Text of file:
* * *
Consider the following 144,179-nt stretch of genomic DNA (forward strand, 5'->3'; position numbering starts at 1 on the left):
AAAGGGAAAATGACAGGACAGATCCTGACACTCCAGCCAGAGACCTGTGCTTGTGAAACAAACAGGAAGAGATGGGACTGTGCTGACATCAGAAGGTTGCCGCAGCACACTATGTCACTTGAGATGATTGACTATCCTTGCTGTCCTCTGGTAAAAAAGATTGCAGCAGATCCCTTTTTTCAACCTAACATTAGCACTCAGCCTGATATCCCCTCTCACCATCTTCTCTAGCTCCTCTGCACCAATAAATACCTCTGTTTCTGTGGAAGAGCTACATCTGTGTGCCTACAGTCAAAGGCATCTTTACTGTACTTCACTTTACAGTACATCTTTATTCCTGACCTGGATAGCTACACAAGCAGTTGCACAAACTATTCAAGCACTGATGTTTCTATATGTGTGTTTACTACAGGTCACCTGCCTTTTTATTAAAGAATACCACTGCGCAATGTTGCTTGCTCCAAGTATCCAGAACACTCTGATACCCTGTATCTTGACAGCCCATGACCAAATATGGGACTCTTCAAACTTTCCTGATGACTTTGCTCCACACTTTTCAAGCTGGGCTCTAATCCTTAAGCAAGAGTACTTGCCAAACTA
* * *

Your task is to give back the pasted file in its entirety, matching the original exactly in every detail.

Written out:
Consider the following 144,179-nt stretch of genomic DNA (forward strand, 5'->3'; position numbering starts at 1 on the left):
AAAGGGAAAATGACAGGACAGATCCTGACACTCCAGCCAGAGACCTGTGCTTGTGAAACAAACAGGAAGAGATGGGACTGTGCTGACATCAGAAGGTTGCCGCAGCACACTATGTCACTTGAGATGATTGACTATCCTTGCTGTCCTCTGGTAAAAAAGATTGCAGCAGATCCCTTTTTTCAACCTAACATTAGCACTCAGCCTGATATCCCCTCTCACCATCTTCTCTAGCTCCTCTGCACCAATAAATACCTCTGTTTCTGTGGAAGAGCTACATCTGTGTGCCTACAGTCAAAGGCATCTTTACTGTACTTCACTTTACAGTACATCTTTATTCCTGACCTGGATAGCTACACAAGCAGTTGCACAAACTATTCAAGCACTGATGTTTCTATATGTGTGTTTACTACAGGTCACCTGCCTTTTTATTAAAGAATACCACTGCGCAATGTTGCTTGCTCCAAGTATCCAGAACACTCTGATACCCTGTATCTTGACAGCCCATGACCAAATATGGGACTCTTCAAACTTTCCTGATGACTTTGCTCCACACTTTTCAAGCTGGGCTCTAATCCTTAAGCAAGAGTACTTGCCAAACTA